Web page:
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Debate commission formally cancels Oct. 15 forum between Trump, Biden

Jennifer Epstein
Bloomberg

The Commission on Public Debates has officially canceled the town hall style debate between President Donald Trump and Democratic nominee Joe Biden scheduled for Oct. 15.

The cancellation of the forum is a formality, given that both Biden and Trump have already said they wouldn’t attend and made alternative plans.

President Donald Trump, left, Democratic presidential candidate former Vice President Joe Biden, right, speaking during the first presidential debate with moderator Chris Wallace of Fox News, center, Tuesday, Sept. 29, 2020, at Case Western University and Cleveland Clinic, in Cleveland, Ohio.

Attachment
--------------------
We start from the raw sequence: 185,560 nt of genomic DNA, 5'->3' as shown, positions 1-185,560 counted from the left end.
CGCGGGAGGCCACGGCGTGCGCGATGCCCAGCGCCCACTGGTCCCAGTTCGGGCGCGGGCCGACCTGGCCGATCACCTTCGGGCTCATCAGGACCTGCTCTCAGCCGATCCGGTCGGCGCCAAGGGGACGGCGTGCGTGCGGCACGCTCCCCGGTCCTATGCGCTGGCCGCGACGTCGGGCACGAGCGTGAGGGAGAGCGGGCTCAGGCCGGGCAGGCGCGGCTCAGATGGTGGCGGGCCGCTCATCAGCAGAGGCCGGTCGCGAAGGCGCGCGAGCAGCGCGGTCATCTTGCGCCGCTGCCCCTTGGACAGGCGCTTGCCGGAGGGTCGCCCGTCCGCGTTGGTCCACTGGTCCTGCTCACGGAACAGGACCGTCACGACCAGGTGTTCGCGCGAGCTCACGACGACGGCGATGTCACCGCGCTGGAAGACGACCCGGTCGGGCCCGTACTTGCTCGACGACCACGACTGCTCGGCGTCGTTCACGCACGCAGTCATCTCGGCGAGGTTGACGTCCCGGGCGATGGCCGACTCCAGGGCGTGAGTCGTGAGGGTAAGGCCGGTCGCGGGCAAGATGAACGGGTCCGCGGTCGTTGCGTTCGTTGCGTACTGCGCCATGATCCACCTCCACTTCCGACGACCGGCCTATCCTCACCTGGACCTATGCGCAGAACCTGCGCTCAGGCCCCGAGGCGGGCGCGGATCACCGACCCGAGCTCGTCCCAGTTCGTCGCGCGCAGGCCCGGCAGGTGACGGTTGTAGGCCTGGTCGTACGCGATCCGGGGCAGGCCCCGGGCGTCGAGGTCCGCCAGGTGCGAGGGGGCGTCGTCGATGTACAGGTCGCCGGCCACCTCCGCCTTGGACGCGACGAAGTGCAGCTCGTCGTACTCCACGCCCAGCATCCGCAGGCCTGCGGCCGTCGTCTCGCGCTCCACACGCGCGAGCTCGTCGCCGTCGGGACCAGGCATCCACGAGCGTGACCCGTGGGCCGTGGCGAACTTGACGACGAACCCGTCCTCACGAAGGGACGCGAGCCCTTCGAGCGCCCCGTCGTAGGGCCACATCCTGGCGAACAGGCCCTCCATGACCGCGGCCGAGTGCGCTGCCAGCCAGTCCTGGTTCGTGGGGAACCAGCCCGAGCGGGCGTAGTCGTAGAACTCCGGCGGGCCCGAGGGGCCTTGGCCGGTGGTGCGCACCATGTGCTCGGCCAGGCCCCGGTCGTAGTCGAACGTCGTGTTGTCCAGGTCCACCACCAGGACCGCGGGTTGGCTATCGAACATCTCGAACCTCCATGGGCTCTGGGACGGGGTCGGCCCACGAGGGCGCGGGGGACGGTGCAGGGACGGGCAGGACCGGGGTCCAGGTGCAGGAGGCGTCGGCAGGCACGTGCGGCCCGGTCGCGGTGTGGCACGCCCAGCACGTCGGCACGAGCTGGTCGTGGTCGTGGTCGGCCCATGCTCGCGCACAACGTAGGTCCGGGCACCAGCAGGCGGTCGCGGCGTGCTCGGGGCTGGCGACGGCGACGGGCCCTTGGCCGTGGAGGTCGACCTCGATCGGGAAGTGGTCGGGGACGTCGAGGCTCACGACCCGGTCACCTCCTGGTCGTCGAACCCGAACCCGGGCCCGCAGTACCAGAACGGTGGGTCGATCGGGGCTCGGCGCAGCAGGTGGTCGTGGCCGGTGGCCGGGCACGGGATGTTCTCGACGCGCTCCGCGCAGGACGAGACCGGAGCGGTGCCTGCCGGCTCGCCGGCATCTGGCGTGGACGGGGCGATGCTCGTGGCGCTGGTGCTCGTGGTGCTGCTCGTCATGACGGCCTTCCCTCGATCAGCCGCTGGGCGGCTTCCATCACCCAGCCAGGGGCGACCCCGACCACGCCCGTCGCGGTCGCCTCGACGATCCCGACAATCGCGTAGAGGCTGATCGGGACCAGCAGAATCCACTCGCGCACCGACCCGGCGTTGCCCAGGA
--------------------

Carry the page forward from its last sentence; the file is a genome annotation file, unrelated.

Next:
“It is now apparent there will be no debate on October 15, and the CPD will turn its attention to preparations for the final presidential debate scheduled for October 22,” the commission said in a statement. “Subject to health security considerations, and in accordance with all required testing, masking, social distancing and other protocols, the debate will take place at Belmont University in Nashville, Tennessee.”

The debate was to be in Miami moderated by C-SPAN’s Steve Scully. The CPD had said the debate would be done remotely, but the Trump campaign rejected that idea, demanding that it be held in-person. “No I’m not going to waste my time on a virtual debate,” Trump said in a telephone interview with Fox Business Thursday. “That’s not what debating’s about.”

Biden spokesman Andrew Bates said it was “shameful” that Trump backed out of the only town hall style debate of the three planned meetings.

“Everyone knows that Donald Trump likes to bully reporters, but obviously he doesn’t have the guts to answer for his record to voters at the same time as Vice President Biden,” he said.

2020 Bloomberg L.P.